Philanthropic Impact: Equipping the fight against metabolic disease
A $1.4 million gift from the Ülker family has greatly enhanced the physiology research capacity of the Sabri Ülker Center for Nutrient, Genetic, and Metabolic Research through the installation of cutting-edge laboratory equipment.
Led by Gökhan Hotamışlıgil, James Stevens Simmons Professor of Genetics and Metabolism in the Department of Molecular Metabolism, the center examines the fundamental mechanisms behind metabolism and metabolic diseases.
Conditions like diabetes and obesity tend to occur in clusters, leading to millions of deaths each year and dramatically reducing quality of life. They also act in the background to magnify risks related to other diseases.
“If we had done a good job managing metabolic disease, the impact of COVID-19 would have been much more manageable,” notes Hotamışlıgil. “When the dust settles, we will have massive problems to address. Our goal at the center is to push basic science to its limits and to open up some new paths for understanding and treating metabolic disease.”
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The Ülker family established the Sabri Ülker Center in 2014 with a $24 million gift from Murat Ülker, who was then chair of Yıldız Holding. The center was named in memory of his father, Sabri Ülker, who founded the multinational Ülker food and beverage company in 1944. Although the business has expanded into many other areas under the umbrella of Istanbul-based conglomerate Yıldız Holding, the Ülker family still holds a deep interest in food and nutrition, funding research and communications initiatives through its foundation.
“Metabolism is a fundamental process for health, and its problems are critical for many diseases,” says Ali Ülker, current chair of the board of Yıldız Holding and grandson of Sabri Ülker. “Such complexity requires long-term commitment to tackle the most difficult of questions. The center is a source of pride in every way—with its extraordinary people, enthusiastic works, dedication to research, discoveries that advance metabolic science, and determination to improve public health.”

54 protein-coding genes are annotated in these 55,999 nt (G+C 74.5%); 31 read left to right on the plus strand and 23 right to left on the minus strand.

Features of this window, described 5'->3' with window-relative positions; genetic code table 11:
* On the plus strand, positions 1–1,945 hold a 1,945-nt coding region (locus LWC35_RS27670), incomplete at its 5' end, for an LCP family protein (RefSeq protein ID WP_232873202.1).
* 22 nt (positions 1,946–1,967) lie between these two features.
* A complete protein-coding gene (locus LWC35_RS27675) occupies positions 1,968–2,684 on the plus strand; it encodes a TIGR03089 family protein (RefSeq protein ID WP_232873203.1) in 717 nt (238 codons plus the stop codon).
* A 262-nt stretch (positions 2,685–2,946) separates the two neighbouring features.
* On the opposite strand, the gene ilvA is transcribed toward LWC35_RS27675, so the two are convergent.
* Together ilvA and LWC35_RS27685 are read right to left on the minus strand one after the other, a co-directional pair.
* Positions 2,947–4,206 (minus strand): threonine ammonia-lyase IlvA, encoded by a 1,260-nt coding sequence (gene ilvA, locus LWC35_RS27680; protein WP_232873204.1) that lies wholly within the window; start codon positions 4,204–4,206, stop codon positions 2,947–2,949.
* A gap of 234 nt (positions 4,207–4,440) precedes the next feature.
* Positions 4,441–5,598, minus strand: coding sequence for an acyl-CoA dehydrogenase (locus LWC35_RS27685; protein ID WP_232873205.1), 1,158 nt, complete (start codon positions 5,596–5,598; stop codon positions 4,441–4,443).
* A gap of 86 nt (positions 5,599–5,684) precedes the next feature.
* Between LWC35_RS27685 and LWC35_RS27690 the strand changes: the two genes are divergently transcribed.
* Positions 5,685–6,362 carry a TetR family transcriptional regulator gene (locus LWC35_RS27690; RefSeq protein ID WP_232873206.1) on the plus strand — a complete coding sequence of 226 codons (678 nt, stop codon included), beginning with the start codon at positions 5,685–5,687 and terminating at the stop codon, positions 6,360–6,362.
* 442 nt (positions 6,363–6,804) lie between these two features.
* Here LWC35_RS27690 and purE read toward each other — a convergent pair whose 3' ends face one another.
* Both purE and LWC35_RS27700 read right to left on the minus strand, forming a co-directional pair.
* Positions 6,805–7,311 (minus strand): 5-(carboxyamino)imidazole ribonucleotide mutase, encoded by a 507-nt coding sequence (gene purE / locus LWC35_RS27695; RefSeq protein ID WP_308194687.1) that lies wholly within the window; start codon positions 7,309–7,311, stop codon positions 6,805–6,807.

Metabolism and Life | May 25–26, 2021 (virtual)
The third Sabri Ülker Symposium brings together global experts exploring metabolism in health and disease states, and during aging. Register at sabriulkersymposium.org/2021.
Uncovering Molecular Mechanisms Behind Disease Risk
“We wanted to address some of the big knowledge gaps in metabolism,” says Hotamışlıgil, whose relationship with the family helped spur the launching of the center. “Without really understanding the exact molecular mechanisms making someone susceptible or resistant to disease, it’s not really possible to design and implement effective interventions.”
The initial gift from the Ülker family funds the annual research activities of the center, as well as its biannual research symposium and awards. In keeping with its forward-looking stance, the center and the family are also committed to supporting early-career scientists, many of whom already have gone on to lead independent labs around the world.
The family’s most recent gift funds new technology for the Sabri Ülker Center Physiology Laboratory, including improved imaging and telemetric systems. The Physiology Lab, directed by Karen Inouye, a research scientist in the Department of Molecular Metabolism, allows the center to conduct frontline research in living animals, a whole-systems approach that complements other studies in molecular and cell biology.
“With this new instrumentation, we can do much more sophisticated experiments while keeping animals happy and comfortable,” says Hotamışlıgil. “Without touching the animals, we can do metabolic studies, cardiovascular and pulmonary function analyses, and monitor biochemical parameters in real time.”
For example, a hormone recently discovered by the center is coupled with the breakdown of fat cells to release energy and regulate associated responses. By measuring minute changes in gas composition and other factors, researchers can determine exactly how an increase or reduction in this hormone affects metabolism—and can even monitor the origins and destinations of different metabolites within the body. This type of research provides important clues that might one day help us monitor risk for cardiovascular diseases, obesity, or other conditions and test whether we can intervene to reduce risk or even reverse the course of disease.
Top photo: Gökhan Hotamışlıgil, James Stevens Simmons Professor of Genetics and Metabolism, right, with members of his lab.
Amy Roeder is senior editor of Harvard Public Health.
Kent Dayton is the staff photographer and photo editor at Harvard Public Health.